Love and the Island of Caves
Love and masks in an urban area
in the time of covid-19 lockdown
We have come to this place
where we are real to each other only
Facing each other in Plato’s cave
Everyone else a masked shadow
passing. In the lilies above our bed
the flowers fade and there are only the spaces,
macabre faces in a slow dance of fear.
Most real to us are the shafts
of sunlight in the bougainvillea
mixing crimson with potato-bush blue
the chirruping choir of sparrows
and the chew-chit of the collared sunbird,
as lost as we in their new freedom.
Voices of neighbours unrhythm our morning
Laughter across the yards invade us
dislocated nouns and verbs fall about us,
diffusing. Memory and pain pour from us
as we eucharist at home.
Strangely we discover a life we once knew
The machine hums and fabric and cottons colour a table
Pens and pastels wash through paper
Meals are conjured and senses savoured
And we play.
In the streets we haste past strangers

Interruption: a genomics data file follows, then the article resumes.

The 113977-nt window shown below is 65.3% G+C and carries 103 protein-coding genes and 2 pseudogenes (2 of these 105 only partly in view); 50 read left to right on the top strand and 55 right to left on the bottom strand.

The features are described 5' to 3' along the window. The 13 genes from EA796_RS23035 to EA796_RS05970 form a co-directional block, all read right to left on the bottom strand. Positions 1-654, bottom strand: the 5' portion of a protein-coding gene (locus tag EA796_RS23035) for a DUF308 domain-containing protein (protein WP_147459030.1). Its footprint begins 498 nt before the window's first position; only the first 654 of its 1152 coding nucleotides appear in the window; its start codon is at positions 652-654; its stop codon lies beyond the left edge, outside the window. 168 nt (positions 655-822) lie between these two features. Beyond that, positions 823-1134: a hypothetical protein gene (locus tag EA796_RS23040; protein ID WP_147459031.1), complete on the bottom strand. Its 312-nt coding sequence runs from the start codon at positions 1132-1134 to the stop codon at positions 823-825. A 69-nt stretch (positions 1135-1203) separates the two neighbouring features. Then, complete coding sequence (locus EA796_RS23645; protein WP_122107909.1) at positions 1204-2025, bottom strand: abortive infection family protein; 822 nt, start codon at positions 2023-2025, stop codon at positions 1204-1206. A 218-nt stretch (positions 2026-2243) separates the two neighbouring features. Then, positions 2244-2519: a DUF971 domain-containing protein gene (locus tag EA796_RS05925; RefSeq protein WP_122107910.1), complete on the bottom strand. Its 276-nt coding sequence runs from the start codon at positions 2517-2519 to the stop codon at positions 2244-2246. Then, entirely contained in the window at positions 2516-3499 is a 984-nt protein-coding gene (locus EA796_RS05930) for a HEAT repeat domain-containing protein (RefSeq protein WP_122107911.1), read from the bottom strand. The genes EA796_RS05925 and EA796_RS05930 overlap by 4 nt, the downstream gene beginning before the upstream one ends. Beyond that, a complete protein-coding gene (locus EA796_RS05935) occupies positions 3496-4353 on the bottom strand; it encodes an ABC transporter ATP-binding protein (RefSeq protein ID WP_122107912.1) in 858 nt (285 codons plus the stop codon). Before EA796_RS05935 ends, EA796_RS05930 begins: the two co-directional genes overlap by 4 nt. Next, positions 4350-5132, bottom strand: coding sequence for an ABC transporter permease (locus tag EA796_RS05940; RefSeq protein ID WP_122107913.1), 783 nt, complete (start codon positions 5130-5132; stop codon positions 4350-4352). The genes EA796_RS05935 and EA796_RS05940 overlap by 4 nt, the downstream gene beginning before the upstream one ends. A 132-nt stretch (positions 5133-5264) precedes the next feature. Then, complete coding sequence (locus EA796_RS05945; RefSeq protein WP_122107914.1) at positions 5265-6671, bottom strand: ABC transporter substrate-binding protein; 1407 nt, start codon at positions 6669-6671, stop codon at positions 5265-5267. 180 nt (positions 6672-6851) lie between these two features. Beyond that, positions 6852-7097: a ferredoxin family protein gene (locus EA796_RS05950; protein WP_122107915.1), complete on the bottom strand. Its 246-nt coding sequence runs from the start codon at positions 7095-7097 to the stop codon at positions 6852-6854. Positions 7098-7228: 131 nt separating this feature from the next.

in the dawn glow
At dusk images of our children and theirs
arise and fade into untouching loneliness
Our friends die and eddy into the silent clouds
Touching and tasting puts the world under siege
Now it is only you my love
For this we had chosen each other
In that distant time of freshness and promise
For only our love serves and saves
In this island of caves.
Bob Commin 2020
Cheryl Gammon, a mathematics teacher, wife and mother reading the poem See his blood upon the Rose by Joseph Mary Plunket (1916)
Dorian Haarhoff poet and storyteller shares a story during these covid-19 days.
Come O Fire and Flame Of divine Love And burn away the chaff of our lives Speak to us that we may speak to others Enlighten us that we may enlighten others And set us on fire with love for one another through Jesus the Christ Amen
Welcome to this reflection through poetry, art and music, on loss, memory and healing in the wake of the pandemic This has been a difficult time for so many people. The Covid 19 pandemic has robbed us of opportunities to honour our loved ones who died during such a long period of isolation. Two members …
St Paul’s Anglican Church RondeboschWhen my little family and I returned from England in August of 1989, the country was burning. People were out on the streets everywhere in protest against the apartheid government. We were ready to endure whatever happened along with our many friends. Within a few months of our arrival everything changed …
Hi and Welcome, I suggest you begin by listening to the poem first, then read the article and enjoy the poem again at the end. Stay Safe and well, Bob St Francis and the Sow by Galway Kinnell (1980) is one of my favourite poems. I think it is where my theology has reached through …